Who are the real experts on teens? Teens themselves.
We were all teenagers once, but it’s not always easy remembering what it was like. Especially when your efforts are met with grunts, hands in your face for cash, monosyllabic requests for car keys, and mind-boggling mood swings.
Truth is (despite my magic powers of invisibility), as the parents of teens, let’s face facts: we can’t always imagine what their lives are like.
You know my view – dialogue, observation, listening. Taking cues from our kids, and adjusting behavior accordingly – if appropriate. Humor whenever possible. A mix of space and careful monitoring. OMG it ain’t easy! And so much of the time, it hardly seems enough.
Like every parent of a teen, I have my good days, my bad days, and everything in between. Patience is not in limitless supply in this household! And just in the past month or so, my parade of adolescent adventures has led me through:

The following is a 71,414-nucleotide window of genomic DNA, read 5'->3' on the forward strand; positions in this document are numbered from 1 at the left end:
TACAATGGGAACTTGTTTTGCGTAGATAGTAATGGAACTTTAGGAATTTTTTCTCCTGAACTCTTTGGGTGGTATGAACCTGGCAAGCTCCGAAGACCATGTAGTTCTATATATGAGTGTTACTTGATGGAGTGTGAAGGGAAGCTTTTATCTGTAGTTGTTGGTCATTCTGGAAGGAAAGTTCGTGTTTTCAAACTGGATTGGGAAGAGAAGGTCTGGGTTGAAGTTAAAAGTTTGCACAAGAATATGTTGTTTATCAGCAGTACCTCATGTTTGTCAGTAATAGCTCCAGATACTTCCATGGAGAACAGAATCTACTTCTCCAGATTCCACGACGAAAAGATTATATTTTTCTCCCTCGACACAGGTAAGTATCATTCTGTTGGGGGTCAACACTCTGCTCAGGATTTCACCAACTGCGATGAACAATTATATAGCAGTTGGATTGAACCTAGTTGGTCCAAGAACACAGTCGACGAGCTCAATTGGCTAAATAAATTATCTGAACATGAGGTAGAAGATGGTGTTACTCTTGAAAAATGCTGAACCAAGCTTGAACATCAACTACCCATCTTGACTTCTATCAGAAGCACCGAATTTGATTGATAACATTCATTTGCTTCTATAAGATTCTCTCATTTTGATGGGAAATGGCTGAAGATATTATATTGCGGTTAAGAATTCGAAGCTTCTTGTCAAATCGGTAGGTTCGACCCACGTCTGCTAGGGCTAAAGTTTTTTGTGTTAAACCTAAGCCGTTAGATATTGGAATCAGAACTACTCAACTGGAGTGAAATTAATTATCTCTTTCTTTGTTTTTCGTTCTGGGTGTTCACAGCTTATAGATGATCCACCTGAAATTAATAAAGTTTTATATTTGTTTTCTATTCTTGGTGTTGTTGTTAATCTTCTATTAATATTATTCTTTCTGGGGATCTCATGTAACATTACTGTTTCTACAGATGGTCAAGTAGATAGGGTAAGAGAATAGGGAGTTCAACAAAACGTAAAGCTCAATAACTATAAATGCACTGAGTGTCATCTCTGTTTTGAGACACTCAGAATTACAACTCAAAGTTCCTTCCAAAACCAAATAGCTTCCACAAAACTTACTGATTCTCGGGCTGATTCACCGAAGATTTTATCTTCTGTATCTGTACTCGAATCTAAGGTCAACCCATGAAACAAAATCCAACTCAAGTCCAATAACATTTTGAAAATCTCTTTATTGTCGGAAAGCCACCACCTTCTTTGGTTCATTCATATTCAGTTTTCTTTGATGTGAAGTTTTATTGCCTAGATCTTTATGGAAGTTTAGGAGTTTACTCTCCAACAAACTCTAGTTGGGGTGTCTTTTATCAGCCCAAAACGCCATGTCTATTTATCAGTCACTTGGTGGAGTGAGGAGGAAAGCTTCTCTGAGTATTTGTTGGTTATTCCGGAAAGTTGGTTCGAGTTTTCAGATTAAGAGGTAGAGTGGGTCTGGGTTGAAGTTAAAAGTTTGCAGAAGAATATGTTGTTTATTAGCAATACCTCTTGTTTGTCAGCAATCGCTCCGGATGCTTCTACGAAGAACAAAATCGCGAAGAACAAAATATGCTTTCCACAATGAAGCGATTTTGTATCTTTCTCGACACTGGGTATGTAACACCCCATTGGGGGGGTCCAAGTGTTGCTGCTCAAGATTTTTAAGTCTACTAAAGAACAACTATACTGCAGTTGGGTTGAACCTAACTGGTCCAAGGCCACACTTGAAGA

- the moan, groan, 16-zone,
- tough days when my kid won’t talk,
- party panic when I’ve been outnumbered,
- and OMG moments with my son, the babe magnet!
Bridging the knowledge gap – where to begin?
Help is available. We can stay more in the loop by maintaining relationships with other adults our kids confide in, or who see them in another context – teachers, mentors, extended family members; we do need to be careful that we not ask anyone to betray a bond of trust, unless a child is at risk.
What else? We can keep our eyes open for other resources to provide information.
Recently, I came across a site called Radical Parenting. Lots of great info! And something a little bit different.
Take a look at this article by Vanessa Van Petten, who runs RadicalParenting.com, a parenting blog written from the kid’s perspective with 20 teen writers. Their goal is to give parents a secret view into the world of kids and youth.
Vanessa delves into the four different types of kids she sees today, and what their pitfalls and strengths are!
Enjoy the article, and I’ll be sure to provide additional links to articles by Vanessa and her team. When it comes to raising teens – or being one – we can use all the insights we can get.
© D A Wolf